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LITTERARIA:

OR, AN

EXACT AND EARLY ACCOUNT

OF THE MOST

VALUABLE BOOKS

Published in the several Parts of

EUROPE.

Floriferis ut apes in Saltibus omnia libant,
Omnia nos ifidem,

Lucret.

NUMBER XIX.
Being the First of Vo L. IV.

LONDON:
Printed for N. Prevost, over-against Southampton

street, in the Strand,

M.DCC.XXXII.
(Price One Shilling.)

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For No. XIX. 1732.
Art. I.

of Chemistry, as

both in publick and private
Lestures, by Herman Boerhaave.
Art. II. Theological Dissertations upon divers Sub-
jects, by the Reverend Mr. Holtius.

39
Art. , New Sermons on the History of tbe Pas-

fion of our Lord Jesus Christ, and other
Dic Subječts relating thereto. By Ebé a late

Reverend M. James Saurin, Minister
at the Hague.

53
Art. IV. A critical History of such superstitious

Practices, as have seduc'd the Vulgar,
and puzzled the Learned, &c. By Fa-

ther le Brun, Priest of the Orat ory. 68
Art. y. The present State of LEARING 84
From Milan. Di

ib.
From Rome.
From Venice. 10 Au 1:
From Florence.
From Mantoux.

99
From Ferrara

ib.
From Geneva,

ib.
From Neufchatel.
From Tubingen.

ib.
From Nuremberg

ib.
From Paris.
From Angers.
From the Hague.

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ARTICLE I.
Elementa Chemiæ, quæ anniversario La-

bore docuit, in publicis, privatisque,
Scholis, Hermannus Boerhaave. Tomus
Secundus, qui continet Operationes Che-
micas.

That is,
The Elements of Chemistry, as taught,

both in publick and private Lectures,
by Herman Boerhaave: The second
Volume, containing the Operations of
Chemistry, in 538 Pages.

The Third and lasi Extract.

26

N

17 8 9 ).

• XV. of our Journal contains an Ac

count of the first part of this Work,

viz. The History of Chemistry ; and N° XVI. an Account of the second, or the Theory of the Art: We now proceed to the last or proper chemical Part thereof; viz. the Practice, Processes, or Operations.

This Part is delivered under five general Heads, or Sections; viz. (1) Prolegomena, or Introduction ; (2) Processes upon Vegetables ; (3) Processes upon Animals ; (4) Processes upon Minerals ; and (5) what the Author calls a Recapitulation.

A А

THE Vol. 117.32.

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The Introduction contains 13 Pages ; the Processes upon Vegetables 280 ; those upon Animals 87 ; those upon Minerals 148 ; and the Recapitulation 10. The Number of Proceffes upon Vegetables is 88 ; upon Animals 39; upon Minerals 100 : in all 227.

The Introduction complains of the confused Manner wherein the Processes of Chemistry have been generally treated ; and lays down Rules for introducing a Geometrical Method in delivering them; so that one Operation may continually lead to another, in the Order of Mathematicians; or, as the Author is pleased to express it, in the Hippocratical Mannera; and othing ever be repeated in vain. These Rules the Author professes he will carefully observe : but how far he has done it, or how far the Nature of the Thing will allow thereof, is a Point that deserves to be considered. The Affectation of a mathematical Procedure in physical Subjects, is apt to mislead; unless great Caution and Circumspection be used. And in this View, it might be ask'd whether the sixth, the eighth, the tenth, the twelfth, the sixteenth, Seventeenth, nineteenth, twenty second, twenty-fourth, twenty-sixth, twenty-leventb, twenty-eighth, thirtieth, thirty-first, fortyfirst, forty-fourth, forty-sixth, fifty-fourth, fiftysevenih, fifty-eighth, fifty-ninth, Sixtielb, Jixiyfirst, fixty-tbird, fixty-ninth, seventieth, seventyfirst, seventy-second, eightieth, eighty-tbird, eightyfourth and eighty - fixth Processes of the first eighty-eight upon Vegetables, to mention no more, ought not by the Author's own Rules and Laws of Method, to have been omitted, as fuperfluous, unnecessary and cumbersome,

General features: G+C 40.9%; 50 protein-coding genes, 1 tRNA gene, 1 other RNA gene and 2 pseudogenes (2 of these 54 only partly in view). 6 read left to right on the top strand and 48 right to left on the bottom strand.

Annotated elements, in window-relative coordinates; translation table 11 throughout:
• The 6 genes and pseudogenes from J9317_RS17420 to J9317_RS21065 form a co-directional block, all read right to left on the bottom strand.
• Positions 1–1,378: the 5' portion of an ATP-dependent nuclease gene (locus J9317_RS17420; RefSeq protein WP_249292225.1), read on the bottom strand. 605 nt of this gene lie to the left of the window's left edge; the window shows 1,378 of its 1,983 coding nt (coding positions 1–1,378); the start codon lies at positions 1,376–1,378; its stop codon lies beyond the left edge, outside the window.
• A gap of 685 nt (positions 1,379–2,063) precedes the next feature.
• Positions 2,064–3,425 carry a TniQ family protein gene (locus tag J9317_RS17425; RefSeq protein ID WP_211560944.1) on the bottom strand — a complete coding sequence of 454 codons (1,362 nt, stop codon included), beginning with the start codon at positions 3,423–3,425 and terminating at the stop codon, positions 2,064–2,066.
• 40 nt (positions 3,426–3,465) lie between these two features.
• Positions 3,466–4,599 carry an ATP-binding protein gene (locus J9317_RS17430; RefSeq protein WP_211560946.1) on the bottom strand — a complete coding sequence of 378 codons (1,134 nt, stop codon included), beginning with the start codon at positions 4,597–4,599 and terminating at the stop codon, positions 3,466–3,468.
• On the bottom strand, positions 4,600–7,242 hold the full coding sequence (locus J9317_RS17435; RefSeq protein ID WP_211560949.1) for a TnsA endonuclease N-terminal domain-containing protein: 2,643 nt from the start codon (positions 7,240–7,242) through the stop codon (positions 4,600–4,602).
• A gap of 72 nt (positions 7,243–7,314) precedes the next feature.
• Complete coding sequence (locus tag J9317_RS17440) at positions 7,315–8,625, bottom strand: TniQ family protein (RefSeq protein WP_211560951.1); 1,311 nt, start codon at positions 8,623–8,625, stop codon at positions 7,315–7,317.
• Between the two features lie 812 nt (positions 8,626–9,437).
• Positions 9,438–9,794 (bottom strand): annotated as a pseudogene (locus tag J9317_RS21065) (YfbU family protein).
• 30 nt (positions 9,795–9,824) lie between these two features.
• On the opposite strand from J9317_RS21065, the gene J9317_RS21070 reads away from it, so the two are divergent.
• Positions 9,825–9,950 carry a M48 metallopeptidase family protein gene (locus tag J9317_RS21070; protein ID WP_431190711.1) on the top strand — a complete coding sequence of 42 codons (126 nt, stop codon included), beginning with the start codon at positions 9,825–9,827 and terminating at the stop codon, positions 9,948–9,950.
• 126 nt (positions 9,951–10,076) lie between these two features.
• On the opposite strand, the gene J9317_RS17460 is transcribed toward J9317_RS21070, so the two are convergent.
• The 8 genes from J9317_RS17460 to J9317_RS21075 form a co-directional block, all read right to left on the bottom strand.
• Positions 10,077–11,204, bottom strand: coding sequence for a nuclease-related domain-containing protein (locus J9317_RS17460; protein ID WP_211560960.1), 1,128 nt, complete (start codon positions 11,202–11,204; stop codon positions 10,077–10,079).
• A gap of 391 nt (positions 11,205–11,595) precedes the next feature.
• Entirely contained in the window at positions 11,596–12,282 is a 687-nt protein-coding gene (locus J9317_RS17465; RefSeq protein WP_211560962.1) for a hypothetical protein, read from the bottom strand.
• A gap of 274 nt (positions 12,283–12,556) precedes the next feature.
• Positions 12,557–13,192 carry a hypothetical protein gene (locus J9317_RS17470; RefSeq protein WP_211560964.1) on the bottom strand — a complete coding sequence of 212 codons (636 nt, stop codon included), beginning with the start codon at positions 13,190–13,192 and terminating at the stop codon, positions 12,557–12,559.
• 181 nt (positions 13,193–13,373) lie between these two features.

& Lege Hippocraticâ, p. 2.

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in delivering the Elements of Chemistry, in a
Geometrical, or if you please, Hippocratical
Manner. This however is a laudable Attempt
to throw off the dark Disguise and Embaras-
ment of the Chemical Writers, and introduce
an intelligible Manner in its stead, wherein
we cou'd wish the Author's Success had been
equal to his View.

He proceeds to shew the Reasons why he begins
his Chain of Processes with Vegetables ; viz.because
molt Animals are composed thereof; and because
they more easily undergo a chemical Analysis,
on account of their greater Simplicity of Parts.
He allows indeed that Minerals are still more
fimple ; but then their Treatment requires
more secret Arts, less known Instruments, and
lefs obvious Operations ; whence his Law of
Method directs him to begin with Vegetables,
proceed with Animals, and conclude with Mi-
nerals

A Chemical Operation he now again defines Chemical to be the Change of a Body, by means of the Che-Operation

defined. mical Instruments, to an End prescribed by the Laws of the Arti

He goes on to settle the Conditions, or Re- The Condiquisites, of the first Operation, in an elementary tions of the Course of Chemistry and lays down, that it forft Process shou'd be easy, simple, not attended with any great Change of the Subject ; and be rather a sem paration than an Alteration : so as to leave the Subje&t capable of being restored to itself, by a Reanion of its separated Parts.

A 2

IN 2 Oportebit enim primò follicitè cavere, ne frustra quid Keret in hisce: quid coim fupervacaneum magis, quam se. petere decies, per exempla novi Operis, quae una Operatione Patis demonstrantur? p. 2.

c See No. XVI. of our Journal, p. 349, Pag. 3, 4. See the firát Process hereafter.

Pag. 3. and 356.

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